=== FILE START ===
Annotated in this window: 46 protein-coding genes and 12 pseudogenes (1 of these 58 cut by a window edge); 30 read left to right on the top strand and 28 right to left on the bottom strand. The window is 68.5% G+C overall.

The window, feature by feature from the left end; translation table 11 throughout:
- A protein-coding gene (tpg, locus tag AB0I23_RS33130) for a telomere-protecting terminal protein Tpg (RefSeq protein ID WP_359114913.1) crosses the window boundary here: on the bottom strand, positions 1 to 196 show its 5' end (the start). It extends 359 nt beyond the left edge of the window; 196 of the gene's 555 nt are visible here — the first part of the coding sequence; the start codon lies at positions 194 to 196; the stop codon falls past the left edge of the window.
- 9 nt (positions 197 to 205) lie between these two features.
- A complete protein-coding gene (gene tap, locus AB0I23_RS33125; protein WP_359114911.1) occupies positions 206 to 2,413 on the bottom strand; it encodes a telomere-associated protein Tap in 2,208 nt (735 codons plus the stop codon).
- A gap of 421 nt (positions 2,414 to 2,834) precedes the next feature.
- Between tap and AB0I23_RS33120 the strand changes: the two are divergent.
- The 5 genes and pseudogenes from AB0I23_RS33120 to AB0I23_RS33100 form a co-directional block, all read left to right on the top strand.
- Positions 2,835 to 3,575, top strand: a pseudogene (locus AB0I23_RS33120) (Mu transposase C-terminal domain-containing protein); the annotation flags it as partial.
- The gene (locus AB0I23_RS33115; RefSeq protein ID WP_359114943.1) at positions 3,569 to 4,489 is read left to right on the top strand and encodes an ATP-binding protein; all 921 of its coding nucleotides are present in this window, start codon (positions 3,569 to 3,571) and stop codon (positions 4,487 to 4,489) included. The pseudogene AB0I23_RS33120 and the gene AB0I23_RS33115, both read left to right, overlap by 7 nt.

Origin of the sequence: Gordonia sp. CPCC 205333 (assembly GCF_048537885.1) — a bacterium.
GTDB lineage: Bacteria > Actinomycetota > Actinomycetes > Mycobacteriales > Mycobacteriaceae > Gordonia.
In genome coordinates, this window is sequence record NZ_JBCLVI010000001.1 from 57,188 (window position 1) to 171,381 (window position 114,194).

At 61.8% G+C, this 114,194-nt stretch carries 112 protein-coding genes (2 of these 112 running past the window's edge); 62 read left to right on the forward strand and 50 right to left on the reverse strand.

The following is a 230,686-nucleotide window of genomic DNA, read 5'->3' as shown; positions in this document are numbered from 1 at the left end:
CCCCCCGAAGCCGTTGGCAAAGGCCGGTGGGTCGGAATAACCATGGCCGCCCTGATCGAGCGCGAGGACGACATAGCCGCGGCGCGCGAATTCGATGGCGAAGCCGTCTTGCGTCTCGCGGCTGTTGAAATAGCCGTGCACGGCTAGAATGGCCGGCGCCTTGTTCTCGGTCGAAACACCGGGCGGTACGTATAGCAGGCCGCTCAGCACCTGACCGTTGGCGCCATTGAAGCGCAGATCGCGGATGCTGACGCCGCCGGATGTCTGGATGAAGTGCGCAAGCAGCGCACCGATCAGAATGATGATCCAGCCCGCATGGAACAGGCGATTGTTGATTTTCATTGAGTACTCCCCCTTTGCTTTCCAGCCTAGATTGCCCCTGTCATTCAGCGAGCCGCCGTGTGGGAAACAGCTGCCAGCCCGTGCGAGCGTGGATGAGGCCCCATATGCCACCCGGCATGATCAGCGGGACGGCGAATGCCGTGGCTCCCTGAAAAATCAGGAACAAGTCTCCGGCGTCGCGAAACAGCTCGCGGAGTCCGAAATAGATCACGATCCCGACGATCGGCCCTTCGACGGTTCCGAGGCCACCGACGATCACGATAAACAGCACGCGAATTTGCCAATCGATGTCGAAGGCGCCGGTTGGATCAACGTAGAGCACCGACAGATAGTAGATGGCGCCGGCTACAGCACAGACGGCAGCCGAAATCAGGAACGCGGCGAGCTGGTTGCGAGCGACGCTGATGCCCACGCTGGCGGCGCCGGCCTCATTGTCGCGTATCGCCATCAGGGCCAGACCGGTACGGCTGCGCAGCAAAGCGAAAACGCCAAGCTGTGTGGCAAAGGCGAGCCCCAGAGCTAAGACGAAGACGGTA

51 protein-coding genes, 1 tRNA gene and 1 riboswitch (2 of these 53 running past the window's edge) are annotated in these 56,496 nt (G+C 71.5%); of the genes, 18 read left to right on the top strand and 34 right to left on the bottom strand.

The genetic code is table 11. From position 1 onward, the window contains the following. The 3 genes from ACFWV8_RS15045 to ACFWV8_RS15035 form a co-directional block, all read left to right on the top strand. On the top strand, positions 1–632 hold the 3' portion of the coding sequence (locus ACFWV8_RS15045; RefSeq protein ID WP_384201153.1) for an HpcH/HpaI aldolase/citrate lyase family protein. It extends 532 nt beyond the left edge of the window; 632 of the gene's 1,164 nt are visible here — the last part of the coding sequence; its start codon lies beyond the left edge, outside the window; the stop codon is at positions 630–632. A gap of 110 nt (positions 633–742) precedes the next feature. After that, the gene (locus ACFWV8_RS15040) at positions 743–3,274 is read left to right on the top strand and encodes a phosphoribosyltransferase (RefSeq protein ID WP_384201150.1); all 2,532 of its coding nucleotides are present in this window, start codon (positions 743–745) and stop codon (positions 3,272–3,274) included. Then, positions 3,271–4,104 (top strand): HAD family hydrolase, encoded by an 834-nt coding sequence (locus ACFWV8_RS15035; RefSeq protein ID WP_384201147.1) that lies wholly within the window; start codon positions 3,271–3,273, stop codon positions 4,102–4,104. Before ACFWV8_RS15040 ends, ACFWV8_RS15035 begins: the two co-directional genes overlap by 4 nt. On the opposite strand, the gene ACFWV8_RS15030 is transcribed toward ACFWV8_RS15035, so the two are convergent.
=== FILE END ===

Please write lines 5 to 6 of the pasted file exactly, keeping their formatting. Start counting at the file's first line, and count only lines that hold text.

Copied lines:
- A complete protein-coding gene (gene tap, locus AB0I23_RS33125; protein WP_359114911.1) occupies positions 206 to 2,413 on the bottom strand; it encodes a telomere-associated protein Tap in 2,208 nt (735 codons plus the stop codon).
- A gap of 421 nt (positions 2,414 to 2,834) precedes the next feature.